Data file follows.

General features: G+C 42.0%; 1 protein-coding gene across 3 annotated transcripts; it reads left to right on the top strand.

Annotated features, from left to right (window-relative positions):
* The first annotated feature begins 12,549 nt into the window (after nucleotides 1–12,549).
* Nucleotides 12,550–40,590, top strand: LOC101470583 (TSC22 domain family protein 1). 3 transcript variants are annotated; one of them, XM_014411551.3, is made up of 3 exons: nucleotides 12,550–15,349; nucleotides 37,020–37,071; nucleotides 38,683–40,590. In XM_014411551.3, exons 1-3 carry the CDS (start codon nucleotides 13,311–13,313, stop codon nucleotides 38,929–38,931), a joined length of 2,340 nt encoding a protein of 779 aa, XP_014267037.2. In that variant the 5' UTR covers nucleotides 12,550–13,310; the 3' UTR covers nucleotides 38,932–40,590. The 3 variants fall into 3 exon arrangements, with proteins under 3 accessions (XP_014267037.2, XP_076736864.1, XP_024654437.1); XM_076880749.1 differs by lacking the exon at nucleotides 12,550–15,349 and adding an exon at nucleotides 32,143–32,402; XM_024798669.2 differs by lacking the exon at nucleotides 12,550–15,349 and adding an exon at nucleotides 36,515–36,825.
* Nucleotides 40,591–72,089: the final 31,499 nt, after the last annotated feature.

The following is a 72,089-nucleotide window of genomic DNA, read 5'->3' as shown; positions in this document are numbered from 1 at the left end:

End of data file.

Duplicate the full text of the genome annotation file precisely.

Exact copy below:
General features: G+C 42.0%; 1 protein-coding gene across 3 annotated transcripts; it reads left to right on the top strand.

Annotated features, from left to right (window-relative positions):
* The first annotated feature begins 12,549 nt into the window (after nucleotides 1–12,549).
* Nucleotides 12,550–40,590, top strand: LOC101470583 (TSC22 domain family protein 1). 3 transcript variants are annotated; one of them, XM_014411551.3, is made up of 3 exons: nucleotides 12,550–15,349; nucleotides 37,020–37,071; nucleotides 38,683–40,590. In XM_014411551.3, exons 1-3 carry the CDS (start codon nucleotides 13,311–13,313, stop codon nucleotides 38,929–38,931), a joined length of 2,340 nt encoding a protein of 779 aa, XP_014267037.2. In that variant the 5' UTR covers nucleotides 12,550–13,310; the 3' UTR covers nucleotides 38,932–40,590. The 3 variants fall into 3 exon arrangements, with proteins under 3 accessions (XP_014267037.2, XP_076736864.1, XP_024654437.1); XM_076880749.1 differs by lacking the exon at nucleotides 12,550–15,349 and adding an exon at nucleotides 32,143–32,402; XM_024798669.2 differs by lacking the exon at nucleotides 12,550–15,349 and adding an exon at nucleotides 36,515–36,825.
* Nucleotides 40,591–72,089: the final 31,499 nt, after the last annotated feature.

The following is a 72,089-nucleotide window of genomic DNA, read 5'->3' as shown; positions in this document are numbered from 1 at the left end: